Open-end investment companies usually have contracts with a management company. This organization provides investment advice on a fee basis. The management companies also generally are the underwriters or "sponsors" of the fund or group of funds.
Management fees and underwriting commissions run into large sums when the assets of the funds managed amount to several hundred million dollars and sales of new shares reach many millions of dollars annually. Until 1959, with one exception, the shares of management companies were closely held and not traded publicly. In fact, the Securities and Exchange Commission (SEC) frowned on public offerings of such shares because of provisions in the Investment Company Act. It contended that changes in control could be made only on the basis of book value of the management companies, which was slight outside of the value of the management contract itself. The views of the Commission were not upheld in litigation.
Beginning with the spring of 1959, a number of the owners of management companies sold part of their stock through public offerings. Several management company stocks sold much higher than the price at which the shares were first offered, but later issues were not as successful. In part, the stocks suffered from indications of opposition to the practice of maintaining the annual management fee at a fixed level (say, .5 percent of net assets) regardless of the size of the fund. Although the cost of sales is generally proportionate to the size of the sales that have been made, it is obvious that the cost of research and other management expenses does not rise in a ratio equal to the increase in net assets. For example, management costs do not differ substantially when the assets of a fund have risen from $100 to $300 million.
It has been suggested that ". . . it is rarely asked whether another advisor might be able to render equally competent service at lower cost. Control of investment advisors has been transferred and non-voting stock issued at prices obviously based on the expectation that the advisor will continue its services to a particular fund at what might be termed monopoly prices."
Numerous suits were brought in the courts against open-end investment companies, which sought the cancellation of management contracts as well as damages and an accounting of fees. Some complaints alleged that officials who served as directors of both a fund and an affiliated management or advisory company stood in a conflict-of-interest position.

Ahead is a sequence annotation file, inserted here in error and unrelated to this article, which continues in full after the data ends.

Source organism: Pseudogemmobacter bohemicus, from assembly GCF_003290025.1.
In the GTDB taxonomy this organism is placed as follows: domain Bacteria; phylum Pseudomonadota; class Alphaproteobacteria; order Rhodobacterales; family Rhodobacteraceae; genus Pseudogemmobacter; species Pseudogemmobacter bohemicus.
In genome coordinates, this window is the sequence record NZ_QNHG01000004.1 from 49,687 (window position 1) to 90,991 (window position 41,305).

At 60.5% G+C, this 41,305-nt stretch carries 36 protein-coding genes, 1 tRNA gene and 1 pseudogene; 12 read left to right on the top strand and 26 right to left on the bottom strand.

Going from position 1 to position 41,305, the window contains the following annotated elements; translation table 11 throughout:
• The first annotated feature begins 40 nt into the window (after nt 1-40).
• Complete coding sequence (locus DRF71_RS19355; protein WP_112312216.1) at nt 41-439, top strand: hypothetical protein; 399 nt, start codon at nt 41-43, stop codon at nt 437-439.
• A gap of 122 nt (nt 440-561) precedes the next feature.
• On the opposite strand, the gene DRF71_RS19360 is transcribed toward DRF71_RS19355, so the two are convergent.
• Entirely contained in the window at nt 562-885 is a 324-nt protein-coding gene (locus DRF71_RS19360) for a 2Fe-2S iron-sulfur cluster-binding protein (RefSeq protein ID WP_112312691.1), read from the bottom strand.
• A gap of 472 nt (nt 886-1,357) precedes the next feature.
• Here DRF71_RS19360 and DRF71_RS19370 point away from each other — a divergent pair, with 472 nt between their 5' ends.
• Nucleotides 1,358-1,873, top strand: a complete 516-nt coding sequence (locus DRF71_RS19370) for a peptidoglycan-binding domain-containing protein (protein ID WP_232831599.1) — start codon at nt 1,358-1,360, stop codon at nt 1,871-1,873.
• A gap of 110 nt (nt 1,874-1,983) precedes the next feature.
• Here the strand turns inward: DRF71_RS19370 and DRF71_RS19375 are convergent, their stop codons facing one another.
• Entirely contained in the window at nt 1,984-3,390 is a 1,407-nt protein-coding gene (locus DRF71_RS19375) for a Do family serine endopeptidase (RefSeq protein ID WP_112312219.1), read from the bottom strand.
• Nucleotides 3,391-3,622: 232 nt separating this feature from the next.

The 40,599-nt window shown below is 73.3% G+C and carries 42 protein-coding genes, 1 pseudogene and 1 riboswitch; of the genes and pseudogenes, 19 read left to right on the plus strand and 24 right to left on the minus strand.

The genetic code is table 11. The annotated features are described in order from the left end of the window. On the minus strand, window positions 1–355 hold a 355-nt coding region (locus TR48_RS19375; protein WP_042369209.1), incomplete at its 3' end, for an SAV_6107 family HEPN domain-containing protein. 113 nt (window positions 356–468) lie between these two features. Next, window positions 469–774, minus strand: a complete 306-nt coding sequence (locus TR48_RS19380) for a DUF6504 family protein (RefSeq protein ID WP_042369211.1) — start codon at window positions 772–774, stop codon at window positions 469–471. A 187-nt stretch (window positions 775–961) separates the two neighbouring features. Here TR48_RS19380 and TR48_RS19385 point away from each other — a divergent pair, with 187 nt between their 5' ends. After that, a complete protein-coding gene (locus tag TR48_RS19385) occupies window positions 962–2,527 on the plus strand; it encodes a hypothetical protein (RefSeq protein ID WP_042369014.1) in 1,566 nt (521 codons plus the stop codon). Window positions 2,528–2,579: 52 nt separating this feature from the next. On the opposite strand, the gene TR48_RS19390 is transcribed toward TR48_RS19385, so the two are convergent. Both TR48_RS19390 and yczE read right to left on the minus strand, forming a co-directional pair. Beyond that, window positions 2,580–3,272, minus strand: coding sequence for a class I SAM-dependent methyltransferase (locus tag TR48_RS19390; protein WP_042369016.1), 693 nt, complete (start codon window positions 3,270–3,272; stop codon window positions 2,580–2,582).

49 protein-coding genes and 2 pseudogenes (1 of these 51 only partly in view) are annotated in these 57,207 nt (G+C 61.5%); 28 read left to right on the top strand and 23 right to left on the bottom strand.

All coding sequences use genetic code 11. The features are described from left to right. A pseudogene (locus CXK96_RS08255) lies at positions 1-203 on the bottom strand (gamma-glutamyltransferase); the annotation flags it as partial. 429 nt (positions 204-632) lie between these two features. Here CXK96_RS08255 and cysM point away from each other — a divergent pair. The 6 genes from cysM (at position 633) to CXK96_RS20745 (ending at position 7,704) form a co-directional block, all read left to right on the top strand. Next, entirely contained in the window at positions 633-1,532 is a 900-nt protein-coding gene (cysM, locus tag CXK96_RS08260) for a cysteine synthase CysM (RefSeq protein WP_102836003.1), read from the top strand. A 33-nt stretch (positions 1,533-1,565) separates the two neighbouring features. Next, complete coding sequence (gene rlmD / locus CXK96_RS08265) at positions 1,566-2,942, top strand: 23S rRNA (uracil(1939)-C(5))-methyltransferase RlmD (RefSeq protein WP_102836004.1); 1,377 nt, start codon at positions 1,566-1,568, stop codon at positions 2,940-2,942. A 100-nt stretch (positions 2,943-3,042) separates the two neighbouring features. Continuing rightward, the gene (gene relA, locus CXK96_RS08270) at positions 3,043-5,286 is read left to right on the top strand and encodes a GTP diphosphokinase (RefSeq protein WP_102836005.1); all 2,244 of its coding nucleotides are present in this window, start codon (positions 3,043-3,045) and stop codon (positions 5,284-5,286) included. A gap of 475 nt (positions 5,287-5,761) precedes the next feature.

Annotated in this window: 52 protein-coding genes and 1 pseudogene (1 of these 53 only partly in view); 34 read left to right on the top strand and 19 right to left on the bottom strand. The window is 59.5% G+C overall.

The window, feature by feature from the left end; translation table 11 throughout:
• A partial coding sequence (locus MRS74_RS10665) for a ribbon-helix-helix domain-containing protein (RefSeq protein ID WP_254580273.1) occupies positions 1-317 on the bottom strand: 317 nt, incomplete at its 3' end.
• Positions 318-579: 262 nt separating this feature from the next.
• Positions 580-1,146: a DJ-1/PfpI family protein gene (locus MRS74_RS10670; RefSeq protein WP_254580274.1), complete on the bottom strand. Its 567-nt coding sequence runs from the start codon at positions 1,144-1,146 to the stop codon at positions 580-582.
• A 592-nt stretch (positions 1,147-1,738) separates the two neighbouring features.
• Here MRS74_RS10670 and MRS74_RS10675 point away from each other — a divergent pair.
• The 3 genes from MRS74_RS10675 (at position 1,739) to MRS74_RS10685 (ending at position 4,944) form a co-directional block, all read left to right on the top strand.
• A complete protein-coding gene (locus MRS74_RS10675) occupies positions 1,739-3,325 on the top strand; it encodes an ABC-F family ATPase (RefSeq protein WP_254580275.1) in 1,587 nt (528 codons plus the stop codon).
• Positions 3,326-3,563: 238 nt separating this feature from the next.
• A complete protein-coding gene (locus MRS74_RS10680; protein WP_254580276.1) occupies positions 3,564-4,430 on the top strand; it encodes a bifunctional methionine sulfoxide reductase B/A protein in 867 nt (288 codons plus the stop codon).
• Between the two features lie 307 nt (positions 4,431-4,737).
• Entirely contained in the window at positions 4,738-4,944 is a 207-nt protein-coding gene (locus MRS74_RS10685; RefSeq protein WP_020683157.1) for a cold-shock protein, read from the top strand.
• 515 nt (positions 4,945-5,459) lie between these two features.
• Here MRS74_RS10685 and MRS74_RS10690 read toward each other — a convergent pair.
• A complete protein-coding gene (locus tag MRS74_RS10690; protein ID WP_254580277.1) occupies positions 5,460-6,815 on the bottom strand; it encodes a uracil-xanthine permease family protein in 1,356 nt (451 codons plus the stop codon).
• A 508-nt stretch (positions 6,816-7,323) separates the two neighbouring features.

Although a scaling down of management fees as total assets mount may well be reasonable and shareholders are admittedly prone to approve contract renewals without too much thought, it must also be recognized that shareholders have the opportunity to know the facts and that their purchase and holding of stock are voluntary. The basis of the Investment Company Act is disclosure of the facts.
If the prevailing practices border on wrongdoing or injury to shareholders, the SEC can be expected to take the initiative to obtain prosecution of offenders or Congressional modifications of the law.
All the groups holding underwriting agreements and management contracts sold part of their holdings within a short period of time for various reasons such as the problem of taxes on estates after their owners' death; the desire to take profits during a period of high prices, especially for securities bearing the tag "growth stocks"; the possibility of lower future prices; and potential competition from variable annuities.
Whatever the merits of management company shares, they are entirely different from investment company shares. Management companies do not own, directly or indirectly, the securities of the funds, which they manage or sell. Management companies depend on advisory fees and commissions; the shares of their companies do not increase in value merely because of general industrial and economic growth, and if redemptions were to exceed new sales, fees and commissions would shrink.